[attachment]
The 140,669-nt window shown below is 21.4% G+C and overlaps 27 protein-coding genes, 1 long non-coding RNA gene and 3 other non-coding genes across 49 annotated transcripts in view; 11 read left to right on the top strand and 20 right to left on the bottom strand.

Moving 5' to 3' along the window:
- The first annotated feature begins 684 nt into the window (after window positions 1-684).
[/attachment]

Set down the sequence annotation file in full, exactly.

The 140,669-nt window shown below is 21.4% G+C and overlaps 27 protein-coding genes, 1 long non-coding RNA gene and 3 other non-coding genes across 49 annotated transcripts in view; 11 read left to right on the top strand and 20 right to left on the bottom strand.

Moving 5' to 3' along the window:
- The first annotated feature begins 684 nt into the window (after window positions 1-684).